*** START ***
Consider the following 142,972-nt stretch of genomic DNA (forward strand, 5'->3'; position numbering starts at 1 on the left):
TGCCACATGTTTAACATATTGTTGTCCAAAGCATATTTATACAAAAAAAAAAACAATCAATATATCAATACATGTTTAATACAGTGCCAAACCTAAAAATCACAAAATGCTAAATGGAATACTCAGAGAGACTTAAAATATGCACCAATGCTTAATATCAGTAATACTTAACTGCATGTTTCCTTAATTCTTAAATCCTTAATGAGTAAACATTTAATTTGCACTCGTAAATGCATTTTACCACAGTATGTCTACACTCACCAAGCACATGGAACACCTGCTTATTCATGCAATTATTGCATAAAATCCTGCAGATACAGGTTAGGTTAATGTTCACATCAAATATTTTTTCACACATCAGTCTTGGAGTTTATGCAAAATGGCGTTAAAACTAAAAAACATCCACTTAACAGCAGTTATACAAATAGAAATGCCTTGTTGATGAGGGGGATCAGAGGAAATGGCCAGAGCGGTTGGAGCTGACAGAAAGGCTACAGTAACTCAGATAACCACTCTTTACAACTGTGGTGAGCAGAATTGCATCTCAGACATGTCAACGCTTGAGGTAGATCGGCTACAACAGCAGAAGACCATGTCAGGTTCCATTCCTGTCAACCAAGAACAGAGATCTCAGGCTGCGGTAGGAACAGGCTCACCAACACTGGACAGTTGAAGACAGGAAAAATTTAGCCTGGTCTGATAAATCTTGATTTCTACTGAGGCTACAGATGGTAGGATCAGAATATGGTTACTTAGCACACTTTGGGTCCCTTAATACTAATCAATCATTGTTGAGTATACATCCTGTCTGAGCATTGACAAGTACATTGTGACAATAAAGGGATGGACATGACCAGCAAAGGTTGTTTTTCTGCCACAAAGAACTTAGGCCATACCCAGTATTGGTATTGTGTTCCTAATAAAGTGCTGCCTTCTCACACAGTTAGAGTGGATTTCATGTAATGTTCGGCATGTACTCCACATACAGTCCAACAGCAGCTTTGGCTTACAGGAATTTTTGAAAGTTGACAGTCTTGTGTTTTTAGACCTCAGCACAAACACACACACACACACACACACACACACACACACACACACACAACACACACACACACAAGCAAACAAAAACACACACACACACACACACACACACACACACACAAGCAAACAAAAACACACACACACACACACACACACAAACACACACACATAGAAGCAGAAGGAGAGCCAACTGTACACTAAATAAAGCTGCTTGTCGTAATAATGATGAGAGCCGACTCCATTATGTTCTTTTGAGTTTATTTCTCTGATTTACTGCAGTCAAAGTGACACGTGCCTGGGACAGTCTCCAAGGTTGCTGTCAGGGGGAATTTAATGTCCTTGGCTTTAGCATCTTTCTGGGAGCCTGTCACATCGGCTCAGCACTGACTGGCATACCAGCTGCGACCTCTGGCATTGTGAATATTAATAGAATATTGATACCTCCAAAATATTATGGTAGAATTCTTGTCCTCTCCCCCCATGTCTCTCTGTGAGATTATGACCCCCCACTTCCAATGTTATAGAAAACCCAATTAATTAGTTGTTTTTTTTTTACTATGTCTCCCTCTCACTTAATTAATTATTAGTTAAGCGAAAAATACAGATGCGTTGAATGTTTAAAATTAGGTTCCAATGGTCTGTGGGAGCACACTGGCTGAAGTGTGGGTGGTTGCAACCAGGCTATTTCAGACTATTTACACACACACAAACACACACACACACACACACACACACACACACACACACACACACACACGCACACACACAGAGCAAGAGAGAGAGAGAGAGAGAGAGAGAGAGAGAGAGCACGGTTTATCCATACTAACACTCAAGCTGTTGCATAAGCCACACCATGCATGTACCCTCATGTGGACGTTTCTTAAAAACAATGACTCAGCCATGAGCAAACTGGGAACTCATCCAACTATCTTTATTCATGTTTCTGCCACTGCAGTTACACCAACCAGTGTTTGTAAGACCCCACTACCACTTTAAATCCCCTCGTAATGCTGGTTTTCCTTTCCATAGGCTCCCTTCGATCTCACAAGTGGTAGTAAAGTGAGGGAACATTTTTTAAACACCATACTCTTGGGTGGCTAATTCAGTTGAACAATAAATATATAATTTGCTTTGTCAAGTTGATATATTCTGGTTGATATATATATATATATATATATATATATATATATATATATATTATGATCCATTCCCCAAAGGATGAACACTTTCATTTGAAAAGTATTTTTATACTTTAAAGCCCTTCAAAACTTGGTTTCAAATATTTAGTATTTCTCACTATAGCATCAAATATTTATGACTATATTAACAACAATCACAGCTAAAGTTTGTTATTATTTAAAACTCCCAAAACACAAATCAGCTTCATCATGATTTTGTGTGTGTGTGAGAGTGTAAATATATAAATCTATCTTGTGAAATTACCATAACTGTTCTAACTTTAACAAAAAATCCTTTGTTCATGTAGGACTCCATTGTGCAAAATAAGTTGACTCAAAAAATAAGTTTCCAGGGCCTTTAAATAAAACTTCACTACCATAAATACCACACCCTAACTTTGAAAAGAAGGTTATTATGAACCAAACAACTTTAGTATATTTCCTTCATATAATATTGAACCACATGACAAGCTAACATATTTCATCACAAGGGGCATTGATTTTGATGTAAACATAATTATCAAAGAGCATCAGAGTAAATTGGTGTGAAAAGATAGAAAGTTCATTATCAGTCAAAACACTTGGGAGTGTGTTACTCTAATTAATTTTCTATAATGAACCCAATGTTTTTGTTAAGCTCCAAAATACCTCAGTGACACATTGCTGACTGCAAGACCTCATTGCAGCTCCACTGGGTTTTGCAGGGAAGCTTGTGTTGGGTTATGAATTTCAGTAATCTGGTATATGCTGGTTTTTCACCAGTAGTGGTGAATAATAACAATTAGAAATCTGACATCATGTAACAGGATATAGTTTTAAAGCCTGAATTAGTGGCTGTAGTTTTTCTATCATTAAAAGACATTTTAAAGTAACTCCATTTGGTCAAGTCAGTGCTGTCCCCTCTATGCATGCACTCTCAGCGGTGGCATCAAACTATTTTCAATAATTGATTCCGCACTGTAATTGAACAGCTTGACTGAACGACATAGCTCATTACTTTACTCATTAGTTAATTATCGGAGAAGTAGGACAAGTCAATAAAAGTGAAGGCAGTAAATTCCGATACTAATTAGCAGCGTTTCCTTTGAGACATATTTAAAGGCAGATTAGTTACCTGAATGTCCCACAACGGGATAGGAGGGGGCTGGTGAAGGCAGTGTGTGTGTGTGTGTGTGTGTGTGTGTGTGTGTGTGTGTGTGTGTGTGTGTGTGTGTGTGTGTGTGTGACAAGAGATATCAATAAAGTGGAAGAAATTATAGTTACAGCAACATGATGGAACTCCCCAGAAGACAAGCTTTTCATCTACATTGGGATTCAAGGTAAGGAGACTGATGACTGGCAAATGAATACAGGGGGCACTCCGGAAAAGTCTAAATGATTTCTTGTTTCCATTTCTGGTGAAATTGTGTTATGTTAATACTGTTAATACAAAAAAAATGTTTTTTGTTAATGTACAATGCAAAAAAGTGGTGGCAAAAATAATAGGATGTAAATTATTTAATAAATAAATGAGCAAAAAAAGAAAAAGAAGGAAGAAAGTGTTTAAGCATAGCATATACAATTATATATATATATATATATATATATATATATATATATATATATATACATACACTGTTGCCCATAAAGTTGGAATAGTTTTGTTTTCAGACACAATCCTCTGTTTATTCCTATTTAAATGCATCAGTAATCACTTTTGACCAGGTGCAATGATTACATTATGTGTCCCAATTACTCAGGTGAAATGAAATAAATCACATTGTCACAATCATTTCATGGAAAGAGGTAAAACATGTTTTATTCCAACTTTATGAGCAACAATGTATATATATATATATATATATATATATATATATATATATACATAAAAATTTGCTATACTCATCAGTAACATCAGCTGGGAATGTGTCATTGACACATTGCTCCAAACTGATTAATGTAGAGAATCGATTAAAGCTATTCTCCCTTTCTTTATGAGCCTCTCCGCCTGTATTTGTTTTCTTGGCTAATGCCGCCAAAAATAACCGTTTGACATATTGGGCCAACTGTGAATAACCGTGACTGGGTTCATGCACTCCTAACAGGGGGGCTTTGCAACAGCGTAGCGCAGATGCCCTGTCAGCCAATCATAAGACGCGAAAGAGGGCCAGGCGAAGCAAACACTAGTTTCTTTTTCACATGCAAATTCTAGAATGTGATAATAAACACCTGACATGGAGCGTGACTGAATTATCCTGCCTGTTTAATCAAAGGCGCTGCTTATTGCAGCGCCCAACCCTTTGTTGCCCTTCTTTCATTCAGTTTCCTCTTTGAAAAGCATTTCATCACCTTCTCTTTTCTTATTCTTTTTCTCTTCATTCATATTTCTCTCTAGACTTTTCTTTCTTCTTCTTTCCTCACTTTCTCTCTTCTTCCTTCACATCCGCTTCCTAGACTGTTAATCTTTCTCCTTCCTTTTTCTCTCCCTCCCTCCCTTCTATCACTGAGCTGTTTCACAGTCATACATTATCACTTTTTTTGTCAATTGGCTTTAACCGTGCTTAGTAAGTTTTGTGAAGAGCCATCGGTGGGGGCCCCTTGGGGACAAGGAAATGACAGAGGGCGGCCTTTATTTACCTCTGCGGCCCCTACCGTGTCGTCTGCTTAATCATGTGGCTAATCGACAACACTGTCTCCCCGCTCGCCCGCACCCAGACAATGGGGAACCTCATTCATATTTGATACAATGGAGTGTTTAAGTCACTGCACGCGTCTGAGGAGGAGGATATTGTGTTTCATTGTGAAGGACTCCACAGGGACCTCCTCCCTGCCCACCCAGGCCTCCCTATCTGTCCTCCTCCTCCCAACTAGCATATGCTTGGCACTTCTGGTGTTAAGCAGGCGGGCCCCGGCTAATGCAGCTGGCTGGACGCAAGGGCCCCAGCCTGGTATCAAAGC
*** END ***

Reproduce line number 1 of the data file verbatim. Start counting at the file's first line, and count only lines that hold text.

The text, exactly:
Consider the following 142,972-nt stretch of genomic DNA (forward strand, 5'->3'; position numbering starts at 1 on the left):